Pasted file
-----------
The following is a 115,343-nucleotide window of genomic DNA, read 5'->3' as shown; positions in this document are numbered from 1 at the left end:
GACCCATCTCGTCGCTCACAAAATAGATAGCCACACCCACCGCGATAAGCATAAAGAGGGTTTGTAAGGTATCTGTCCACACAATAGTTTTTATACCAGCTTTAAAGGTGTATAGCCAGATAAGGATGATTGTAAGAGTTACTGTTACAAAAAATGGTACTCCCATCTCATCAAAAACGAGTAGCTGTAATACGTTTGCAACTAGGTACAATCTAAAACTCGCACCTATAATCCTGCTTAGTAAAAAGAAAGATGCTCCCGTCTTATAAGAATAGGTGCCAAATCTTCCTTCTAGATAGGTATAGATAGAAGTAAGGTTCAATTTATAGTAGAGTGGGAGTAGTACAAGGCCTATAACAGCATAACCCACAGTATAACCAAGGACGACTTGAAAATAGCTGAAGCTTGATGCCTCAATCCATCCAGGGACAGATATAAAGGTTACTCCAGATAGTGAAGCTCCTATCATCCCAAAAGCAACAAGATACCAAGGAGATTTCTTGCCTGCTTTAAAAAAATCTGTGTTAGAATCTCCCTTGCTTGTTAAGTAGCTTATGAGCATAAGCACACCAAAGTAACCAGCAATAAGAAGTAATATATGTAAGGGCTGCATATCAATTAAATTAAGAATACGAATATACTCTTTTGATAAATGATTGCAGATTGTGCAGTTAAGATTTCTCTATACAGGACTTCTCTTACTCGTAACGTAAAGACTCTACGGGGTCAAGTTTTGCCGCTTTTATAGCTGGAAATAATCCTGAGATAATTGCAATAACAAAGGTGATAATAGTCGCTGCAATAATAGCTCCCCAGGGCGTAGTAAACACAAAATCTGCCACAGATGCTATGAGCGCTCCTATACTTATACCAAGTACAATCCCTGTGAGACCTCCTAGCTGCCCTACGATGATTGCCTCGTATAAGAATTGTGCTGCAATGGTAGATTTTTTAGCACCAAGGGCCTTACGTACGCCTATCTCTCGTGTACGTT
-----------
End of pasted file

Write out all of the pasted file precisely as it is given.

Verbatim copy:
The following is a 115,343-nucleotide window of genomic DNA, read 5'->3' as shown; positions in this document are numbered from 1 at the left end:
GACCCATCTCGTCGCTCACAAAATAGATAGCCACACCCACCGCGATAAGCATAAAGAGGGTTTGTAAGGTATCTGTCCACACAATAGTTTTTATACCAGCTTTAAAGGTGTATAGCCAGATAAGGATGATTGTAAGAGTTACTGTTACAAAAAATGGTACTCCCATCTCATCAAAAACGAGTAGCTGTAATACGTTTGCAACTAGGTACAATCTAAAACTCGCACCTATAATCCTGCTTAGTAAAAAGAAAGATGCTCCCGTCTTATAAGAATAGGTGCCAAATCTTCCTTCTAGATAGGTATAGATAGAAGTAAGGTTCAATTTATAGTAGAGTGGGAGTAGTACAAGGCCTATAACAGCATAACCCACAGTATAACCAAGGACGACTTGAAAATAGCTGAAGCTTGATGCCTCAATCCATCCAGGGACAGATATAAAGGTTACTCCAGATAGTGAAGCTCCTATCATCCCAAAAGCAACAAGATACCAAGGAGATTTCTTGCCTGCTTTAAAAAAATCTGTGTTAGAATCTCCCTTGCTTGTTAAGTAGCTTATGAGCATAAGCACACCAAAGTAACCAGCAATAAGAAGTAATATATGTAAGGGCTGCATATCAATTAAATTAAGAATACGAATATACTCTTTTGATAAATGATTGCAGATTGTGCAGTTAAGATTTCTCTATACAGGACTTCTCTTACTCGTAACGTAAAGACTCTACGGGGTCAAGTTTTGCCGCTTTTATAGCTGGAAATAATCCTGAGATAATTGCAATAACAAAGGTGATAATAGTCGCTGCAATAATAGCTCCCCAGGGCGTAGTAAACACAAAATCTGCCACAGATGCTATGAGCGCTCCTATACTTATACCAAGTACAATCCCTGTGAGACCTCCTAGCTGCCCTACGATGATTGCCTCGTATAAGAATTGTGCTGCAATGGTAGATTTTTTAGCACCAAGGGCCTTACGTACGCCTATCTCTCGTGTACGTT